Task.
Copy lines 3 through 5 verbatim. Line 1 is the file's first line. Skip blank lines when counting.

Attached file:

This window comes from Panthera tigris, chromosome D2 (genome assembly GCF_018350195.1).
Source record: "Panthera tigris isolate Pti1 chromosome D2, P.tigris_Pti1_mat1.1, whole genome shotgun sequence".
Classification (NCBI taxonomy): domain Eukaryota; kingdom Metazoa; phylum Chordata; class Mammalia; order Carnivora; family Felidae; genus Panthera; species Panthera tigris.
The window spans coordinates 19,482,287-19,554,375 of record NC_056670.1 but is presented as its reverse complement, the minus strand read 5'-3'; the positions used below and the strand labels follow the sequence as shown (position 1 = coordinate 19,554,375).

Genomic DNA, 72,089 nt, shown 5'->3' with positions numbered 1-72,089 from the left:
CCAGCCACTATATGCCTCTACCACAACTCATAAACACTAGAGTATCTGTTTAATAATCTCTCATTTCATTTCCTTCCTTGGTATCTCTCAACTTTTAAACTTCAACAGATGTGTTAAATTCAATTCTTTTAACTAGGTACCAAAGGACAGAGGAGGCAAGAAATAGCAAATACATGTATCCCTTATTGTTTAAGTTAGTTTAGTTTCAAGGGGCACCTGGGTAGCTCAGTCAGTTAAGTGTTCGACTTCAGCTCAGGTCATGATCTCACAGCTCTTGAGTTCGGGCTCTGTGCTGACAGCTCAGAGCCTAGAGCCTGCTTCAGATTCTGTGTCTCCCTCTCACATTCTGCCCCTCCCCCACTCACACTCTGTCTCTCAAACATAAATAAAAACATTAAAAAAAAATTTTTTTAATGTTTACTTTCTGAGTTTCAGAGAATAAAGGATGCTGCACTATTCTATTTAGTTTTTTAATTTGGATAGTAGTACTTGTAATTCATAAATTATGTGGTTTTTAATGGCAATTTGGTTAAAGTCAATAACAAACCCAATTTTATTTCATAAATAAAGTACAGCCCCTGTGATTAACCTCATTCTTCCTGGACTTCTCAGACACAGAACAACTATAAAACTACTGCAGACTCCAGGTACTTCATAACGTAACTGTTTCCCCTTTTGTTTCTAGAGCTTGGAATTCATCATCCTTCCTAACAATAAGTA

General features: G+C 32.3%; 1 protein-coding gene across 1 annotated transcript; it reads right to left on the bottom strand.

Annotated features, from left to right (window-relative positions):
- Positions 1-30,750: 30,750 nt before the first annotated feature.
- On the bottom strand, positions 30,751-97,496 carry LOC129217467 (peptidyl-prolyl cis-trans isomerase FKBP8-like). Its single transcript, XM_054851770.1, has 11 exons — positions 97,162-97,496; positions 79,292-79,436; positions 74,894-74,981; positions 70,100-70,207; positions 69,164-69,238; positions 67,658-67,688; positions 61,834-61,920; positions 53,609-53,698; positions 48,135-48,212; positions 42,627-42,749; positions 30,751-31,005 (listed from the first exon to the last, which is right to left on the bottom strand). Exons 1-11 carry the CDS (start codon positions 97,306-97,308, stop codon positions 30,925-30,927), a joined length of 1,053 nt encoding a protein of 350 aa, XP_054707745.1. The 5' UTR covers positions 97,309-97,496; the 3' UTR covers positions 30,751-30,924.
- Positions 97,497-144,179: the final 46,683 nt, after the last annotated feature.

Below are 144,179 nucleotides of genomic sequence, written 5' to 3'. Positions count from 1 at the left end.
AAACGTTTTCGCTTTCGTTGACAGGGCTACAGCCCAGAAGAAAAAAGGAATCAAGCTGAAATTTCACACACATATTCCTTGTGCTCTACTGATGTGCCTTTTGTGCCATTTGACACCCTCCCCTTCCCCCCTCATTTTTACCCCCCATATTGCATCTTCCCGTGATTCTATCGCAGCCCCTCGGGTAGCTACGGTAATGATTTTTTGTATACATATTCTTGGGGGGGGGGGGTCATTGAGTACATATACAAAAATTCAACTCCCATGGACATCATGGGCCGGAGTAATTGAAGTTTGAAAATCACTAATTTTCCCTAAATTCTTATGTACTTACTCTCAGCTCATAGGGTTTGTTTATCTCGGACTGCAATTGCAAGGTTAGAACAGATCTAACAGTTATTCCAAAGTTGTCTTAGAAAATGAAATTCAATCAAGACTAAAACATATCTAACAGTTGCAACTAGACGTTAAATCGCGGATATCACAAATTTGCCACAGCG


Classification (NCBI taxonomy): domain Eukaryota; kingdom Metazoa; phylum Chordata; class Mammalia; order Carnivora; family Felidae; genus Panthera; species Panthera tigris.
The window spans coordinates 19,482,287-19,554,375 of record NC_056670.1 but is presented as its reverse complement, the minus strand read 5'-3'; the positions used below and the strand labels follow the sequence as shown (position 1 = coordinate 19,554,375).

Genomic DNA, 72,089 nt, shown 5'->3' with positions numbered 1-72,089 from the left: